• Slack direct messages and huddles for 1:1 or small group conversations. 
  • Google Meet for collaborative sessions and project meetings. 
  • Email for more formal communication where traceability is required, especially for external communication with clients
  • Jira for project tracking and progress on tasks, project specification and related documentation
  • Asana for tracking project-based tasks with operational colleagues (accounts receivable, for example)

There are many channels of communication in remote work environments

Maintain frequent communication and visibility

Even with the best planning and communication in the world, in a distributed team environment, visibility on tasks and progress is more at risk. To account for this, workspaces and work processes should be designed to generate documentation by default rather than as an afterthought.

Pictures, videos and diagrams can bridge gaps in understanding much faster than lengthy email chains or slack conversations.


Optimize your collaboration and brainstorming methods

Nothing can replace in-person brainstorming, but over the lockdowns we saw a number of new software tools pop up to assist with remote collaboration and brainstorming.

There are any number of tools you can use with your team, but what’s often more important is how you use them. New tools and features are great but the goal here is to limit the barrier to entry – participants should spend more time on creative collaboration and less time on what button does what. 

MistyWest frequently uses LucidSpark for virtual brainstorming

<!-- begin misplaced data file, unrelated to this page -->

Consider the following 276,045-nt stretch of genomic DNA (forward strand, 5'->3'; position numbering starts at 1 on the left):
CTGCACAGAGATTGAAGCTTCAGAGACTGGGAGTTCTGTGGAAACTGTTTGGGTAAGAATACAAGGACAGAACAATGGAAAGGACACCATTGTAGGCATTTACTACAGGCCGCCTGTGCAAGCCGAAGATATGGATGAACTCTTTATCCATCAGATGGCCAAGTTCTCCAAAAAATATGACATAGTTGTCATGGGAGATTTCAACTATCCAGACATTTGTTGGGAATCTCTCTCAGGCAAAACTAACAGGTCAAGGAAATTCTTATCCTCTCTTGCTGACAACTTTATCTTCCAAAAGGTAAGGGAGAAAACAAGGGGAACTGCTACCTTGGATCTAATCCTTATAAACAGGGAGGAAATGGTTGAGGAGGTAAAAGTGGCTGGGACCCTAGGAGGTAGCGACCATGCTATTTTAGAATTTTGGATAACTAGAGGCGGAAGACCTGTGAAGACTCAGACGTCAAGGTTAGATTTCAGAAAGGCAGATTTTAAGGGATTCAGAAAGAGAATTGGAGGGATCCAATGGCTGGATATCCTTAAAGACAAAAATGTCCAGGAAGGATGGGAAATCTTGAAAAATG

To get the most out of these sessions ensure team members know the basics of the tools beforehand, try to avoid drawing as it’s slow and imprecise and lean on templates to cut down time spent on drawing and manipulating shapes when trying to capture concepts.

Remember that virtual meetings cause much more fatigue so our goal here is to be well prepared, efficient with our time and try to keep activities engaging. Taking regular breaks in long collaborative sessions is a must.


Among the revelations is that nearly half of professionals working remotely (49%), 32 million individuals, reported a high degree of exhaustion as a direct result of numerous daily video calls” – Global Newswire


Try to incorporate pair programming and pair design sessions into your project plan, where team members use virtual hangouts to work on tasks together. This can often be achieved with audio only, which helps create alignment, understanding and enthusiasm, without the heavy loading of lengthy multi-participant video calls.


Be prepared for the transition from development to testing

In many hardware projects, at-home testing may only be suitable for early stage testing. If the product or test equipment is too large or the tests can only be completed with highly specialized lab equipment, then you’re going to need to have someone in a lab.

Access to a lab is often still a requirement with hardware projects

The forced transition point between remote and in-lab work needs to be well planned to ensure a project does not suffer from inefficiencies or delays.

Identify these periods in your project plan and ensure team members are prepared in advance so they can plan their schedules. Identify any cross-discipline work so team members can plan to be in the lab together.



The development process for many hardware products can be completed successfully and efficiently with distributed remote teams. For those products that need dedicated lab space, this is only required for certain periods of development. 

The recent growth of remote and hybrid ways of working within the hardware development industry opens up many exciting opportunities for hardware companies and engineers alike. It takes intentional planning, high levels of individual ownership and creativity to set a project up for success. From our experience, the results are more than worth the effort.